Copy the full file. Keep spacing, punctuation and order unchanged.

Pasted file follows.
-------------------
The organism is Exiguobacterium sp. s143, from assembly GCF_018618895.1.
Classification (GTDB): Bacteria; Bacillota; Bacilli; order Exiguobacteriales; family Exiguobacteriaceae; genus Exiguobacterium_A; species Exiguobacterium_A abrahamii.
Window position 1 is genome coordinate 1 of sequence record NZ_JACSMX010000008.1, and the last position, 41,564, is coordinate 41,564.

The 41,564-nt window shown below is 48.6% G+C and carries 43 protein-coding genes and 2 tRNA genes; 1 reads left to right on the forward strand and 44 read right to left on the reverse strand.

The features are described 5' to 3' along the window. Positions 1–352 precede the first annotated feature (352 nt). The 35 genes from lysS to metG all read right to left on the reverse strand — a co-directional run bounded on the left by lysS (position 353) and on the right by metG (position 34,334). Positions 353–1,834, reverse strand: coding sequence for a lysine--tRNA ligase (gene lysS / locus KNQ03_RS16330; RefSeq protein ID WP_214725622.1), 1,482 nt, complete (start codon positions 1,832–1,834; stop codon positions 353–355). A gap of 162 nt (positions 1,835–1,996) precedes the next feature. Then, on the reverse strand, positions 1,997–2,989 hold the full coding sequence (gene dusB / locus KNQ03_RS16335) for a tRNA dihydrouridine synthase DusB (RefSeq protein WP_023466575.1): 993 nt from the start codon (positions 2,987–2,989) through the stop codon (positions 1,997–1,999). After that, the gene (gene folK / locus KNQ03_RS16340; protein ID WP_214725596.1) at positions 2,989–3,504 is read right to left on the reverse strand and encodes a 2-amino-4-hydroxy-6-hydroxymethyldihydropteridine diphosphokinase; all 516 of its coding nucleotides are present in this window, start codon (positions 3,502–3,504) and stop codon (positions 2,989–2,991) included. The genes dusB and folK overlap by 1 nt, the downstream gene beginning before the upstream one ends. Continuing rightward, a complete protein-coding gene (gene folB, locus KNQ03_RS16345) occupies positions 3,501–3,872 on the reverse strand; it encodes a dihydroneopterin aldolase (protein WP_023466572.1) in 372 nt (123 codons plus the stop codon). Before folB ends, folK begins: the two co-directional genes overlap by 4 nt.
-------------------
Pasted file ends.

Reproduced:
The organism is Exiguobacterium sp. s143, from assembly GCF_018618895.1.
Classification (GTDB): Bacteria; Bacillota; Bacilli; order Exiguobacteriales; family Exiguobacteriaceae; genus Exiguobacterium_A; species Exiguobacterium_A abrahamii.
Window position 1 is genome coordinate 1 of sequence record NZ_JACSMX010000008.1, and the last position, 41,564, is coordinate 41,564.

The 41,564-nt window shown below is 48.6% G+C and carries 43 protein-coding genes and 2 tRNA genes; 1 reads left to right on the forward strand and 44 read right to left on the reverse strand.

The features are described 5' to 3' along the window. Positions 1–352 precede the first annotated feature (352 nt). The 35 genes from lysS to metG all read right to left on the reverse strand — a co-directional run bounded on the left by lysS (position 353) and on the right by metG (position 34,334). Positions 353–1,834, reverse strand: coding sequence for a lysine--tRNA ligase (gene lysS / locus KNQ03_RS16330; RefSeq protein ID WP_214725622.1), 1,482 nt, complete (start codon positions 1,832–1,834; stop codon positions 353–355). A gap of 162 nt (positions 1,835–1,996) precedes the next feature. Then, on the reverse strand, positions 1,997–2,989 hold the full coding sequence (gene dusB / locus KNQ03_RS16335) for a tRNA dihydrouridine synthase DusB (RefSeq protein WP_023466575.1): 993 nt from the start codon (positions 2,987–2,989) through the stop codon (positions 1,997–1,999). After that, the gene (gene folK / locus KNQ03_RS16340; protein ID WP_214725596.1) at positions 2,989–3,504 is read right to left on the reverse strand and encodes a 2-amino-4-hydroxy-6-hydroxymethyldihydropteridine diphosphokinase; all 516 of its coding nucleotides are present in this window, start codon (positions 3,502–3,504) and stop codon (positions 2,989–2,991) included. The genes dusB and folK overlap by 1 nt, the downstream gene beginning before the upstream one ends. Continuing rightward, a complete protein-coding gene (gene folB, locus KNQ03_RS16345) occupies positions 3,501–3,872 on the reverse strand; it encodes a dihydroneopterin aldolase (protein WP_023466572.1) in 372 nt (123 codons plus the stop codon). Before folB ends, folK begins: the two co-directional genes overlap by 4 nt.